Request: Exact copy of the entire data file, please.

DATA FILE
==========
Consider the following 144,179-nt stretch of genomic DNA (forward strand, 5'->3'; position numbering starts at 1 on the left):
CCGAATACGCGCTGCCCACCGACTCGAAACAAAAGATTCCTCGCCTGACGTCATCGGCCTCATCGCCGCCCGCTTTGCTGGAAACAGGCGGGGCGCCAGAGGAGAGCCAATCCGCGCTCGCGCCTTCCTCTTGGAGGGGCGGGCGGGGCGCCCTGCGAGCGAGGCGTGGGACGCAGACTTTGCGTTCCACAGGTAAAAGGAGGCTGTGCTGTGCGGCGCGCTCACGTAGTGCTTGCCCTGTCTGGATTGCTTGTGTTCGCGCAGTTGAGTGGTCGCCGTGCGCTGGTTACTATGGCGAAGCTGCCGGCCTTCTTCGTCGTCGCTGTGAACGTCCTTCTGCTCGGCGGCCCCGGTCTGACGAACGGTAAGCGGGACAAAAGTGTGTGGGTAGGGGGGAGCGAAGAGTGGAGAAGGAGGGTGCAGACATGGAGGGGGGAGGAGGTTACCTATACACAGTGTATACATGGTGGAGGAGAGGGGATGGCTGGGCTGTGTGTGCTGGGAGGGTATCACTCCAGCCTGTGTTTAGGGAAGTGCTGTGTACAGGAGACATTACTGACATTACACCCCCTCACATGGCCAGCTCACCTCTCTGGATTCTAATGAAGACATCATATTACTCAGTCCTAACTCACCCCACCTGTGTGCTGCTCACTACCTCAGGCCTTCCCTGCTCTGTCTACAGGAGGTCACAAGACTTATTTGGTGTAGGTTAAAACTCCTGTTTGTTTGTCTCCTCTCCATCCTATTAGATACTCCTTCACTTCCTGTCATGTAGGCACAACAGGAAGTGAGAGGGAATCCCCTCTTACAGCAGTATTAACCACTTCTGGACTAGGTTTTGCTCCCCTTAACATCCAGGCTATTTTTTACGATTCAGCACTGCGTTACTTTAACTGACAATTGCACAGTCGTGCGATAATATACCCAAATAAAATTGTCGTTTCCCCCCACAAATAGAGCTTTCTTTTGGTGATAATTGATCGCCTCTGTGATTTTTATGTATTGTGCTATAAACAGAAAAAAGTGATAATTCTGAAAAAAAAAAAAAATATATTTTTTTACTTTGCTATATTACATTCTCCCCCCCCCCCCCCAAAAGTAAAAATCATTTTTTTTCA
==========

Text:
Consider the following 144,179-nt stretch of genomic DNA (forward strand, 5'->3'; position numbering starts at 1 on the left):
CCGAATACGCGCTGCCCACCGACTCGAAACAAAAGATTCCTCGCCTGACGTCATCGGCCTCATCGCCGCCCGCTTTGCTGGAAACAGGCGGGGCGCCAGAGGAGAGCCAATCCGCGCTCGCGCCTTCCTCTTGGAGGGGCGGGCGGGGCGCCCTGCGAGCGAGGCGTGGGACGCAGACTTTGCGTTCCACAGGTAAAAGGAGGCTGTGCTGTGCGGCGCGCTCACGTAGTGCTTGCCCTGTCTGGATTGCTTGTGTTCGCGCAGTTGAGTGGTCGCCGTGCGCTGGTTACTATGGCGAAGCTGCCGGCCTTCTTCGTCGTCGCTGTGAACGTCCTTCTGCTCGGCGGCCCCGGTCTGACGAACGGTAAGCGGGACAAAAGTGTGTGGGTAGGGGGGAGCGAAGAGTGGAGAAGGAGGGTGCAGACATGGAGGGGGGAGGAGGTTACCTATACACAGTGTATACATGGTGGAGGAGAGGGGATGGCTGGGCTGTGTGTGCTGGGAGGGTATCACTCCAGCCTGTGTTTAGGGAAGTGCTGTGTACAGGAGACATTACTGACATTACACCCCCTCACATGGCCAGCTCACCTCTCTGGATTCTAATGAAGACATCATATTACTCAGTCCTAACTCACCCCACCTGTGTGCTGCTCACTACCTCAGGCCTTCCCTGCTCTGTCTACAGGAGGTCACAAGACTTATTTGGTGTAGGTTAAAACTCCTGTTTGTTTGTCTCCTCTCCATCCTATTAGATACTCCTTCACTTCCTGTCATGTAGGCACAACAGGAAGTGAGAGGGAATCCCCTCTTACAGCAGTATTAACCACTTCTGGACTAGGTTTTGCTCCCCTTAACATCCAGGCTATTTTTTACGATTCAGCACTGCGTTACTTTAACTGACAATTGCACAGTCGTGCGATAATATACCCAAATAAAATTGTCGTTTCCCCCCACAAATAGAGCTTTCTTTTGGTGATAATTGATCGCCTCTGTGATTTTTATGTATTGTGCTATAAACAGAAAAAAGTGATAATTCTGAAAAAAAAAAAAAATATATTTTTTTACTTTGCTATATTACATTCTCCCCCCCCCCCCCCAAAAGTAAAAATCATTTTTTTTCA